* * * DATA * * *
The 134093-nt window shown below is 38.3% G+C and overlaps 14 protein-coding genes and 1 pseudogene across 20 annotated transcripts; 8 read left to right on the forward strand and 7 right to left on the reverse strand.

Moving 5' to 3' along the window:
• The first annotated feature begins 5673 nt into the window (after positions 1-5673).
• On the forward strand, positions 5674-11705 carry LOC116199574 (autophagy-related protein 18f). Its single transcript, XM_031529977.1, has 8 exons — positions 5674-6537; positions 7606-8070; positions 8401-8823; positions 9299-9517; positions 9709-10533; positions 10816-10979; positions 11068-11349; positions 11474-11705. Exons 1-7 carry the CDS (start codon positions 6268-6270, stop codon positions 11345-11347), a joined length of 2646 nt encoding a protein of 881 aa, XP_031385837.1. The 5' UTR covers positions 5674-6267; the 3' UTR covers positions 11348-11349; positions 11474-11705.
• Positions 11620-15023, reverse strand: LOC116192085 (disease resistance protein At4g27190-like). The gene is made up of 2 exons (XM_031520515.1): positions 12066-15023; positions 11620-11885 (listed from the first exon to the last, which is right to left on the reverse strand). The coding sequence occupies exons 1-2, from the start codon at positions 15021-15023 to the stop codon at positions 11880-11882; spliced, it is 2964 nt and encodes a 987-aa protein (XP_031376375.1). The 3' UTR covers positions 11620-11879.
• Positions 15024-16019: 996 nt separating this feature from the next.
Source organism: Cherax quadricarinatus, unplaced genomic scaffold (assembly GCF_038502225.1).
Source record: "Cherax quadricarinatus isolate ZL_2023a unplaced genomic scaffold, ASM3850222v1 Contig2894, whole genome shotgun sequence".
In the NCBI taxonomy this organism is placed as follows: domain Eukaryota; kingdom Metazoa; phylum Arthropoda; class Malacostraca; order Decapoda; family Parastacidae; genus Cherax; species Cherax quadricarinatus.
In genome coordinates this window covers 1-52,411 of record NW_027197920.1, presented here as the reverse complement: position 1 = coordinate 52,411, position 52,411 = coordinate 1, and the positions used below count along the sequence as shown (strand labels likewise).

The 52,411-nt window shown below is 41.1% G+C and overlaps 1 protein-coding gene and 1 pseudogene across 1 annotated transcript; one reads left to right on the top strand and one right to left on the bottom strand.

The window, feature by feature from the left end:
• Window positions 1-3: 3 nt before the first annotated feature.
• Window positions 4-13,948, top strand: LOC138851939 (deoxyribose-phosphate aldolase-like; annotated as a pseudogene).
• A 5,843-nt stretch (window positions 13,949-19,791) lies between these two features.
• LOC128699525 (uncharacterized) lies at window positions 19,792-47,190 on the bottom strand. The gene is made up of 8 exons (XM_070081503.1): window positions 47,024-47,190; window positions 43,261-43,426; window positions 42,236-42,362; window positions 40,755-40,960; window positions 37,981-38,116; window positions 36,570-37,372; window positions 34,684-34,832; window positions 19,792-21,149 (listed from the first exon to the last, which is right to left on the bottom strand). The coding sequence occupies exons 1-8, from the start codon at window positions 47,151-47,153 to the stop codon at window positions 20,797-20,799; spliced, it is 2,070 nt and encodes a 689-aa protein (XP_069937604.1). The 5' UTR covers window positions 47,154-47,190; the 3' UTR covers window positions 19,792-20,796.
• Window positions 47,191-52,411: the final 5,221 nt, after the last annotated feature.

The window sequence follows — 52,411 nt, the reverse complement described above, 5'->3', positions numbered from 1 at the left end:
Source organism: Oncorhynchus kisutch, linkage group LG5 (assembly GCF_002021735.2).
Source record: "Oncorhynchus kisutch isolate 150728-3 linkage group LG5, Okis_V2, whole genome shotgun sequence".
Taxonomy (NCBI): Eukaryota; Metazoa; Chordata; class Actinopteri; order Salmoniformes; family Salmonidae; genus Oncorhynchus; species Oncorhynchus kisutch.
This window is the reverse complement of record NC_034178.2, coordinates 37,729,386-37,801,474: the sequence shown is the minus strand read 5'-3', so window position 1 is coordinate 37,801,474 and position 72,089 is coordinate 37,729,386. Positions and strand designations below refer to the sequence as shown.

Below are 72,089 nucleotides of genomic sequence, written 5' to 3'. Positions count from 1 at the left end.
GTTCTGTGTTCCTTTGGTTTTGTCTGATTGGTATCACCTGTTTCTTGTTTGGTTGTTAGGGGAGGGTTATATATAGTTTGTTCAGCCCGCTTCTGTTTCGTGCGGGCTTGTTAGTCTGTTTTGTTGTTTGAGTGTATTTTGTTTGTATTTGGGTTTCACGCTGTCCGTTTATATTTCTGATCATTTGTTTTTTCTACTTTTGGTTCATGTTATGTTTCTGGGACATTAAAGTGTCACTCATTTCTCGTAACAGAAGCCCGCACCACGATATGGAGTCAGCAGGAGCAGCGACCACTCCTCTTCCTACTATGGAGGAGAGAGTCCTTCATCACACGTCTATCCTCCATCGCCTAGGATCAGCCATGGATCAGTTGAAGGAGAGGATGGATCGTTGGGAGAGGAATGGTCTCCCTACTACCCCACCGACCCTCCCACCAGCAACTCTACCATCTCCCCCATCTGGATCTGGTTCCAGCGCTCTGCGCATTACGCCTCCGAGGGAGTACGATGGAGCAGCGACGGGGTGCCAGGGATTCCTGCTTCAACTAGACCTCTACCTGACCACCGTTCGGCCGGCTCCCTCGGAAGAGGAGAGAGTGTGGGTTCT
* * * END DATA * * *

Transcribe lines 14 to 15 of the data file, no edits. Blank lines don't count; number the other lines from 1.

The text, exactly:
• Window positions 4-13,948, top strand: LOC138851939 (deoxyribose-phosphate aldolase-like; annotated as a pseudogene).
• A 5,843-nt stretch (window positions 13,949-19,791) lies between these two features.